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Religious Tension Mounts in Vietnam

ICC Note:

Religious minorities continue to face restrictions to religious freedom in Vietnam.

9/30/09 Vietnam (BBC) Four years ago the Zen master Thich Nhat Hanh, a monk who popularised Buddhism in the West, was invited by the Vietnamese government to return home after 39 years in exile.

The move was seen as a sign that the authorities were becoming more tolerant of religion, a very sensitive issue in the communist state.

But four years on, there are signs that the authorities’ new-found tolerance is waning.

Followers of Thich Nhat Hanh say they have been forced out of a monastery by police and angry crowds who ransacked the building over the weekend.

And Catholics in Vietnam have been embroiled in a two-year dispute with the government, holding mass demonstrations to demand that the authorities return land they say belongs to the Church.

Relaxed approach

The government believes religion should be a private matter but had begun to ease its grip on religious freedom largely for economic reasons.

Some analysts say that before joining the World Trade Organisation in 2007, Hanoi was under pressure from the US and European governments to grant people greater religious freedom.

But with Vietnam now in the WTO and removed from a US State Department religion blacklist, some analysts believe the government has reverted to its old ways.

There is also the land dispute between the Catholic church and the government.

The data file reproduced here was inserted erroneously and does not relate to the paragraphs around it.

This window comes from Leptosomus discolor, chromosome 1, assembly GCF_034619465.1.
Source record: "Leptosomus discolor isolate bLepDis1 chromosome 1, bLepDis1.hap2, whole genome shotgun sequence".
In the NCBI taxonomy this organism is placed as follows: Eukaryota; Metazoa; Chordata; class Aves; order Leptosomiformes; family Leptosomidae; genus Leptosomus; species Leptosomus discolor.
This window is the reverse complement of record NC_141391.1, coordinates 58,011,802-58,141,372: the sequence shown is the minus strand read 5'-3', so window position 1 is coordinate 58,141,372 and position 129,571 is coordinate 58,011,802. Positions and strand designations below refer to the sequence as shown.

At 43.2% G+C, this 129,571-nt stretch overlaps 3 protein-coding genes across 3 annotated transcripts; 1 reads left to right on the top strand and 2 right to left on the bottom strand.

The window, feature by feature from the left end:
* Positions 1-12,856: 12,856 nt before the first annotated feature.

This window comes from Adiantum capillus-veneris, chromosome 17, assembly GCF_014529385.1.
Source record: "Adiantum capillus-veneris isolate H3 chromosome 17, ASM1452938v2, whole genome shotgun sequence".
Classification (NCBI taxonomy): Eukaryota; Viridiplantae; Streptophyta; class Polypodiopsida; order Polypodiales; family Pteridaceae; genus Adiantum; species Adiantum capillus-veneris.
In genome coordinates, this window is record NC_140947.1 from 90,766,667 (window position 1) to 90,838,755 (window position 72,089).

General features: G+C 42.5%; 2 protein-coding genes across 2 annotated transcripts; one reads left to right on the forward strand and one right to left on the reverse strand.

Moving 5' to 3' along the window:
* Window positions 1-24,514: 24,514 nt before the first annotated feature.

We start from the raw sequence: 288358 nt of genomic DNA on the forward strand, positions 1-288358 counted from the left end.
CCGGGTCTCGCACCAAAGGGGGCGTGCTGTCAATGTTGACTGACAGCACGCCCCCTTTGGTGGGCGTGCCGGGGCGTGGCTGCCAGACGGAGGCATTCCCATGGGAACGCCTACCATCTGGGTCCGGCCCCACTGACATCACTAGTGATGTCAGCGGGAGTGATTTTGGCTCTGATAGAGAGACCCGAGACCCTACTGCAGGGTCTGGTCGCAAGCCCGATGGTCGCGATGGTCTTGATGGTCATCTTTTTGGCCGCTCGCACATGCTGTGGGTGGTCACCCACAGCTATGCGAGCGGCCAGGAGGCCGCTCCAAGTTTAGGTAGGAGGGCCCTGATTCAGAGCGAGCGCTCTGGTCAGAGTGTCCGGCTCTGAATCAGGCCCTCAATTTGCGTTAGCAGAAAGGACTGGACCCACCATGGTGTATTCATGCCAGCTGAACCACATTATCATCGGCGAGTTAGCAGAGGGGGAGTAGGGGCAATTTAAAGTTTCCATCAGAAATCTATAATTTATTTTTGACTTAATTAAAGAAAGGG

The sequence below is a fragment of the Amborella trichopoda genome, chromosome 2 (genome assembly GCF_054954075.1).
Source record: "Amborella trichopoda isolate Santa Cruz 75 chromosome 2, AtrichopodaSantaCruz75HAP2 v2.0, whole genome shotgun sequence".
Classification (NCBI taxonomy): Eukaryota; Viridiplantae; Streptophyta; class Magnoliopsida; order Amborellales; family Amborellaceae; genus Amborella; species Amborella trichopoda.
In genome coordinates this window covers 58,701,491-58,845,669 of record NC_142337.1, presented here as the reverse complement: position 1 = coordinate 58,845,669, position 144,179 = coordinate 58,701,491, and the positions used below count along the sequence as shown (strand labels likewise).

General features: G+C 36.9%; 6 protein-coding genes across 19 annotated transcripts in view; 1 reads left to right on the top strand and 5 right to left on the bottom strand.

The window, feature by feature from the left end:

Despite many high-profile meetings, the Vatican and the government have failed to reach agreement and Hanoi shows little sign of backing down.

Efforts to normalise relations with the Vatican have been further hampered because some Catholic activists have been jailed, and there have been confrontations between demonstrators and security forces.

State media have played down the growing tensions but the international Catholic media have published videos and news reports of the ongoing protests and tensions.

Father Huynh Cong Minh from the Archdiocese of Saigon says that ”like it or not, the Catholics in the world are organised and that is what the communist government fears the most.”

Despite the official unease, many people, and especially young professionals are increasingly turning to religion.

Millions of pilgrims now travel annually across the country to distant shrines of local deities as well as Buddhist temples and Christian churches.

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